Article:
The EPA named the expert witnesses it will call later in the case, including David Savitz, Ph.D., who chaired NASEM’s committee that peer reviewed the NTP’s systematic review. The EPA will also call their own TSCA risk assessment expert, Stan Barone, Jr., PhD and Jesus Ibarluzea, PhD, who authored the Spanish study. Dr. Ibarluzea pulled out of testifying publicly after his study was scrutinized by plaintiffs for its ridiculously unbelievable findings. His deposition videos will be used as evidence by EPA. This leaves Dr. Savitz to be their key expert, though it’s worth pointing out that he’s never published a study on fluoride, and his specialty is gynecology, not neurodevelopment.

First Witness: Dr. Howard Hu

FAN called their first expert witness, Howard Hu, MD, MPH, an environmental epidemiologist and chair of the Department of Population and Public Health Sciences, Keck School of Medicine, University of Southern California. Hu has authored more than 320 papers in peer-reviewed journals and published several landmark studies on fluoride and the brain. He also advises the EPA and collaborates with its scientists on issues related to lead exposure.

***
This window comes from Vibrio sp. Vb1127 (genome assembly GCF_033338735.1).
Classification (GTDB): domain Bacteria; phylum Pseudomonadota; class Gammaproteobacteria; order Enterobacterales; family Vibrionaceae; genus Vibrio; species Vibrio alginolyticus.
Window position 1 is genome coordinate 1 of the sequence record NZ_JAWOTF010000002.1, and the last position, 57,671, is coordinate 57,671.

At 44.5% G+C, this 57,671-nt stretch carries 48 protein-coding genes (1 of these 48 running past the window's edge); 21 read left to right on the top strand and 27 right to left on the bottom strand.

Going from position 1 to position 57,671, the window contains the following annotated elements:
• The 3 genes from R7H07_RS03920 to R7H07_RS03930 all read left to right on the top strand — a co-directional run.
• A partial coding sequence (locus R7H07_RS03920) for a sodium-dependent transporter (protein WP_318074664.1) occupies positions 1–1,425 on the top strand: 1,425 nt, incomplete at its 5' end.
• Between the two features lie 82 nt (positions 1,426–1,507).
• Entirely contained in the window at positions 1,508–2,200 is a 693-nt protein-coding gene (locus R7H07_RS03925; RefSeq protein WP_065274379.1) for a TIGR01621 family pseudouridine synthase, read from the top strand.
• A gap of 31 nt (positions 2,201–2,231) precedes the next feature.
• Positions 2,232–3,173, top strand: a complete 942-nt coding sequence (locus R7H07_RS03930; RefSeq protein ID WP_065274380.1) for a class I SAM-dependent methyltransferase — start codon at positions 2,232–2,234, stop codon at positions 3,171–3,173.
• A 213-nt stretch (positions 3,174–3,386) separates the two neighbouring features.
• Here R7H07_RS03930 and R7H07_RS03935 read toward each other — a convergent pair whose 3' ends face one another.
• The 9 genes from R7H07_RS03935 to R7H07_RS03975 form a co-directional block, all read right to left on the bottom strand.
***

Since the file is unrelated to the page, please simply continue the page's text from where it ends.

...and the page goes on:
Connett asked Dr. Hu how he would compare the peer review process that his fluoride studies underwent with other studies he’s published. Hu responded that the fluoride studies are “probably the most extensive peer review process I’ve experienced.”

Hu co-founded the ELEMENT research project, a pregnancy and birth cohort funded by the EPA and the National Institutes of Health and used to study how prenatal exposure to environmental toxins, including lead, mercury, and fluoride affects children’s neurodevelopment. One of his fluoride studies (Bashash et. al., 2017) examined this cohort and found that prenatal levels of fluoride in maternal urine predicted offspring intelligence scores at ages 4 and 12, with IQ levels lower with incremental increases in maternal fluoride levels.